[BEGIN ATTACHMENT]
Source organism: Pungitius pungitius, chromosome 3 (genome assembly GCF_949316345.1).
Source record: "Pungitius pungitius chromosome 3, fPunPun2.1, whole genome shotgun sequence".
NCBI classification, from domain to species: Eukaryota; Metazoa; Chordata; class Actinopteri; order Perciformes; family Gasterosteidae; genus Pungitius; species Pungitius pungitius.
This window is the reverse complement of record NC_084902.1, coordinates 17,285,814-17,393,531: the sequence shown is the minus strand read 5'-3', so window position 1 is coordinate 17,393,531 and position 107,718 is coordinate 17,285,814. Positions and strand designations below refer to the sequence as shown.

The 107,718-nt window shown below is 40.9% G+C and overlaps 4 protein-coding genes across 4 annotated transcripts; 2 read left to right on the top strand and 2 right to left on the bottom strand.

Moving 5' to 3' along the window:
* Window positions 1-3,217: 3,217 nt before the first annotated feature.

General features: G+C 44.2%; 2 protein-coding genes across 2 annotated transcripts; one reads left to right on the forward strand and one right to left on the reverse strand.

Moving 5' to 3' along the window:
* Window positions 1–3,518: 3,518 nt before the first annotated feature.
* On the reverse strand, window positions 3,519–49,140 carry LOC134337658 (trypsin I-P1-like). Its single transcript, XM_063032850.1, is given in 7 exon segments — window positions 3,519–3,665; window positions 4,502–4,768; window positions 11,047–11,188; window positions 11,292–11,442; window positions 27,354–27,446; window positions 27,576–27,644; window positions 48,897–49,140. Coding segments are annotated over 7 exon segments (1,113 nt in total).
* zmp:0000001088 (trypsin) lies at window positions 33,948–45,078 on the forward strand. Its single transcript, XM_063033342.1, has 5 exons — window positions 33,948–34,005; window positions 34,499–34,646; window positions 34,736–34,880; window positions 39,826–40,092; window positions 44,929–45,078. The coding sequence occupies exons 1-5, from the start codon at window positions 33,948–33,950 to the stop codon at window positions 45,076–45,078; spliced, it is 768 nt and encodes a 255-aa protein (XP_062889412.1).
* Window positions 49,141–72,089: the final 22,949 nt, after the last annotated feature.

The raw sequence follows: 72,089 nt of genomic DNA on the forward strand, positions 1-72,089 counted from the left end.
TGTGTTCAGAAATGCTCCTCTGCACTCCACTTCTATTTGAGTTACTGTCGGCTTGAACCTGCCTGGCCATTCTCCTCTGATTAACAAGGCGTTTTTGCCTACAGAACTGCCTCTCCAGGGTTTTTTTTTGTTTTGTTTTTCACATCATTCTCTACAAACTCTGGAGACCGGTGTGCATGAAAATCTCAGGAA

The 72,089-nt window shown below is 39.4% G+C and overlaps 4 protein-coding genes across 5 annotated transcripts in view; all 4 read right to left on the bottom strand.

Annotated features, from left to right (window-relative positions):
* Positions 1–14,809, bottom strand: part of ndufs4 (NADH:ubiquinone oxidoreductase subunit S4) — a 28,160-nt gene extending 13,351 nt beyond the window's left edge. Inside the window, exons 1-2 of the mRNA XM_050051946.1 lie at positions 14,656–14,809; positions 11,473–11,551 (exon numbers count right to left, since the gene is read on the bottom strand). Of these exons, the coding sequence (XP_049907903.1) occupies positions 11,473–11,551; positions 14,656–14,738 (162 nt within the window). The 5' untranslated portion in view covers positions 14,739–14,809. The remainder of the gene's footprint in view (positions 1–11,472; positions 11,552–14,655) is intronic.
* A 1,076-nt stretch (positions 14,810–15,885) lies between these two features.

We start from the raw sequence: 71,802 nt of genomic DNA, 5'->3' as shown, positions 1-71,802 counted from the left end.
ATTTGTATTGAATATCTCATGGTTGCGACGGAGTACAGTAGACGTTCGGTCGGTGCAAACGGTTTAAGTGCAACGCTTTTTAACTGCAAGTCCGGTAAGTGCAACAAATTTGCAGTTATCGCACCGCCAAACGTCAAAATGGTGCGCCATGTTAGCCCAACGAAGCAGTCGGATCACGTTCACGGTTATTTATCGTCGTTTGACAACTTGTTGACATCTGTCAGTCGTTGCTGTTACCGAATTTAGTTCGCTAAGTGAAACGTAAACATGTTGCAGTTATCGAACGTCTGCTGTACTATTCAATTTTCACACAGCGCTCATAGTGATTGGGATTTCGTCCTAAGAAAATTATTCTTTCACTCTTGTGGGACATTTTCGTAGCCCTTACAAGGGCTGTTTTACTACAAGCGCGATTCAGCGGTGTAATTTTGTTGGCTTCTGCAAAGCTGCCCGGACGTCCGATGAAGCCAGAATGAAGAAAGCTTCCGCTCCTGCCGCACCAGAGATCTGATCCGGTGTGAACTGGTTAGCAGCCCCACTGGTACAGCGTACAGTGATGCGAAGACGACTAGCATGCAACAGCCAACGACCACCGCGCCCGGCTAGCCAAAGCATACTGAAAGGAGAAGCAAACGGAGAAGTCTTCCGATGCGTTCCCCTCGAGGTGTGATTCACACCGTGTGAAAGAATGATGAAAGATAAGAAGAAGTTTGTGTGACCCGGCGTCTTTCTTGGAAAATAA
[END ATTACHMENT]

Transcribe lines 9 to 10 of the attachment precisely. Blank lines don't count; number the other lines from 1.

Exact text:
Moving 5' to 3' along the window:
* Window positions 1–3,518: 3,518 nt before the first annotated feature.